By China Watcher
With the Paris Court ruling allowing the sale of the two looted Chinese bronze sculptures, a reputable Western auction house has now potentially become an accessory with the “owner” responsible for the sale of “stolen” assets/items. The two items are expected to fetch between US$20.8 million to US$30 million.
The historical relics were taken from Beijing's Old Summer Palace when it was looted by invading French and British forces in 1860 during the Second Opium War. It formed part of the original set of 12 bronze animal heads kept at Yuanmingyuan. To date, five of the 12 bronze animal heads have been returned to China, while the whereabouts of five others are unknown.
Under UNESCO's Convention on Stolen and Illegally Exported Cultural Objects, any cultural relics looted or lost during wars should be returned without any limitation of the time span. On the basis of international law, it is also important that cultural relics are returned to the originating countries if it can be traced that the right of ownership at the source is not acquired legally. Similarly, if you purchased an item which was found to be stolen in the first place, you would lose the legal ownership and the goods would be confiscated and then eventually return to the first owner.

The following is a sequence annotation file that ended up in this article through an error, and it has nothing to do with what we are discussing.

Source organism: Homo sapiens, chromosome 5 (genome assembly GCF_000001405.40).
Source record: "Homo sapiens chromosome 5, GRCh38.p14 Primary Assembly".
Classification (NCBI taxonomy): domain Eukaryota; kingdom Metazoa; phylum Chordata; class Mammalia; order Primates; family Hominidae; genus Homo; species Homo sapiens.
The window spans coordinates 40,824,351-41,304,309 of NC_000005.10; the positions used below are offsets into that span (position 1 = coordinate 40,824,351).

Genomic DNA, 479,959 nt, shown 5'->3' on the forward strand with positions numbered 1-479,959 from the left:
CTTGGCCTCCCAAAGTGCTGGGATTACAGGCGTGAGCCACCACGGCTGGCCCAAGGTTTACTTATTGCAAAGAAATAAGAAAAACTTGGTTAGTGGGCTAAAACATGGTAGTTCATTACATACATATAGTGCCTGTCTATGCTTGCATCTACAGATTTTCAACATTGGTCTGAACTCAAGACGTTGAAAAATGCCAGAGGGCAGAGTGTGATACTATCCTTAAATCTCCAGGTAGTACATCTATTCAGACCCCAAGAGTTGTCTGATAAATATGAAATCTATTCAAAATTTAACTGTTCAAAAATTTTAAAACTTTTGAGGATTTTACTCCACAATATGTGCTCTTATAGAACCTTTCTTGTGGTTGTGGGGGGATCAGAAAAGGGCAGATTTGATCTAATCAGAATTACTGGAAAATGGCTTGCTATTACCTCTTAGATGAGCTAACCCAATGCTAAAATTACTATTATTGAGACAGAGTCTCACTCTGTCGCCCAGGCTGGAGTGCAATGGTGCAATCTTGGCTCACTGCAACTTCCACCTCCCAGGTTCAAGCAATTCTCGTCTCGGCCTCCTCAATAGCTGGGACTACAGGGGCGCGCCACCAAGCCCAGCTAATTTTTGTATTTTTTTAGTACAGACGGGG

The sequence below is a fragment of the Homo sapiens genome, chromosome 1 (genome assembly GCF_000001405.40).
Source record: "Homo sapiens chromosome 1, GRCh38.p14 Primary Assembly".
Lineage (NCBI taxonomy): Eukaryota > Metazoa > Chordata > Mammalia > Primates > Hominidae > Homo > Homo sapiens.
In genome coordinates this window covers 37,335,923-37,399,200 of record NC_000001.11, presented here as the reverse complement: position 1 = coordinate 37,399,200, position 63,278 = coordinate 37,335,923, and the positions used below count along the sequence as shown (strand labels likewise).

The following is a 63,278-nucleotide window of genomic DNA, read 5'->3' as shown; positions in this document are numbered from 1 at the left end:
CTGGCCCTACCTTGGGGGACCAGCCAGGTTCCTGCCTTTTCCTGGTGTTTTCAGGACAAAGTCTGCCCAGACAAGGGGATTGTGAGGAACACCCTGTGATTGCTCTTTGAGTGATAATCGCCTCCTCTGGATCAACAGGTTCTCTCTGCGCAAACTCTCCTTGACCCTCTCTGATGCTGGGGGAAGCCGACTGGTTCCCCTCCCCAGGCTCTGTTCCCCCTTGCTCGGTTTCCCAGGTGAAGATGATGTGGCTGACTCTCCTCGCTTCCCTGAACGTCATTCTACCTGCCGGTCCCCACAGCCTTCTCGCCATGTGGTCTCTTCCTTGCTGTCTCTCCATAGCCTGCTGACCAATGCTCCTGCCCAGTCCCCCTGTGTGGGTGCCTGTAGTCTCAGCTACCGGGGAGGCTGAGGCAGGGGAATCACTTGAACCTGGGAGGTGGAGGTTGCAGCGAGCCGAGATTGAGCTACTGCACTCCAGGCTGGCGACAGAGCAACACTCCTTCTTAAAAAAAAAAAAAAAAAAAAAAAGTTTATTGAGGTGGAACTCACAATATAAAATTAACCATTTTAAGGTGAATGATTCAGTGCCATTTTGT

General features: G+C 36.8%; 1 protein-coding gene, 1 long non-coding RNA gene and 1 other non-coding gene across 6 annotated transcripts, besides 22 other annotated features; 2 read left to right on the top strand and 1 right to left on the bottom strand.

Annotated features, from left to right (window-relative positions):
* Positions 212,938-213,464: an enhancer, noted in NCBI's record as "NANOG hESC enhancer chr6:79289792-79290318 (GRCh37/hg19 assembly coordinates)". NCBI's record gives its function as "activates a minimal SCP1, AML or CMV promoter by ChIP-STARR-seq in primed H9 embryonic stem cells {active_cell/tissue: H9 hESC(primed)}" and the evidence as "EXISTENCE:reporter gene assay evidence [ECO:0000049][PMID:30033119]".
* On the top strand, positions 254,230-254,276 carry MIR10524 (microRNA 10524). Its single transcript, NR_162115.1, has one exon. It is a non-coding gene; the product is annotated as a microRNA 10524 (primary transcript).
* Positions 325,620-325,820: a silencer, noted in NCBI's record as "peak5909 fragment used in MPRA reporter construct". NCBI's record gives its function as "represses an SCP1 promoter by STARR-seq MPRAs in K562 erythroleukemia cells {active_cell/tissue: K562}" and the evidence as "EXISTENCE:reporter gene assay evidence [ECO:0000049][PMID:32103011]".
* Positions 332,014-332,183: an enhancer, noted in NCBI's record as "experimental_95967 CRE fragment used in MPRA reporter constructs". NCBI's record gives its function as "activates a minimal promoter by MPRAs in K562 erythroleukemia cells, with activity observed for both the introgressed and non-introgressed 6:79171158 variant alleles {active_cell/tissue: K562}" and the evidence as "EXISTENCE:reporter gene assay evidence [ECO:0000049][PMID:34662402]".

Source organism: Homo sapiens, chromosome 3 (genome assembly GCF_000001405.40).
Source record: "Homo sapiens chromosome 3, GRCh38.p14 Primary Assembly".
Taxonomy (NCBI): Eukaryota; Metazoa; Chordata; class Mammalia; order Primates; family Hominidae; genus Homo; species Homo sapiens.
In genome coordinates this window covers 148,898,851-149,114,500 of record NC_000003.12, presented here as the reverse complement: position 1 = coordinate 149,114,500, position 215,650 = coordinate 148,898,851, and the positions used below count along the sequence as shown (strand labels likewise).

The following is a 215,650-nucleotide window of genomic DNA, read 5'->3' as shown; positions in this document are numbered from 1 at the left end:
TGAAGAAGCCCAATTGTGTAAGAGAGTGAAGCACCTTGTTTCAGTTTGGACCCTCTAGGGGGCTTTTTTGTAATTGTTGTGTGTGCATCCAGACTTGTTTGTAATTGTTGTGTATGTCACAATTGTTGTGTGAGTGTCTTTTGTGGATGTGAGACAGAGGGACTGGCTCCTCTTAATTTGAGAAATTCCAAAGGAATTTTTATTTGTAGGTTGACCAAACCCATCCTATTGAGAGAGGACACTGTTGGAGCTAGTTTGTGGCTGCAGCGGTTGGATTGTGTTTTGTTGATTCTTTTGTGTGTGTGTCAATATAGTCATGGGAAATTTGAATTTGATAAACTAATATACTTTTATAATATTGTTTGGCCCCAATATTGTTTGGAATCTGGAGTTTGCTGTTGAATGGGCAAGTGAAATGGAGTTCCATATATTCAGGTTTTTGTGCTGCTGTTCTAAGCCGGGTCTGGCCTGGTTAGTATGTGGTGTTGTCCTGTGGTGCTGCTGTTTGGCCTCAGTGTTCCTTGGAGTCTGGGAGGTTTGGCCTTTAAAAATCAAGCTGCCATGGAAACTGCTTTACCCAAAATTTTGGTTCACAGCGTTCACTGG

What really irked me was that the partner of the original collector, Pierre Berge, who told the media that he would return the sculptured items so long as China gives liberty to the Tibet people and invited the Dalai Lama back to Tibet. What does he mean by giving liberty to the Tibetans? The Frenchman thinks that with his wealth he can trade or bargain for concessions with the Chinese government. He is being ridiculous as China is not as weak as it was during the Qing dynasty.
Generally, it is sad to note here that Western people are completely misguided on the concept of human rights in Tibet. The Tibetans have been provoked on many occasions by the exiled religious leader to rise up against Chinese rule and to seek independence (disguised as autonomy to gain Western sympathies). Under such a compelling situation, it would be unwise of any government to allow total human rights to the Tibetans (as practiced in the West) since stability and safety of the Han Chinese and the Hui Muslim minorities in Qinghai and Tibet would be compromised. This is what happened in March last year as the Tibetan ran riot murdering some of the Han Chinese.
The American Chinese Collector's Association and the Eastern Cultural Foundation jointly issued an open letter to the media requesting all Chinese collectors and antique dealers around the world to stop doing business with the auction house.
The insincere French government is silent on the matter.
I supported the call to the Chinese government to suspend all activities with the auction house in Hong Kong and China and to urge all Chinese consumers around the world to boycott Yves Saint Laurent products. At least we will not be perceived as an accomplice in the trading of “stolen” properties.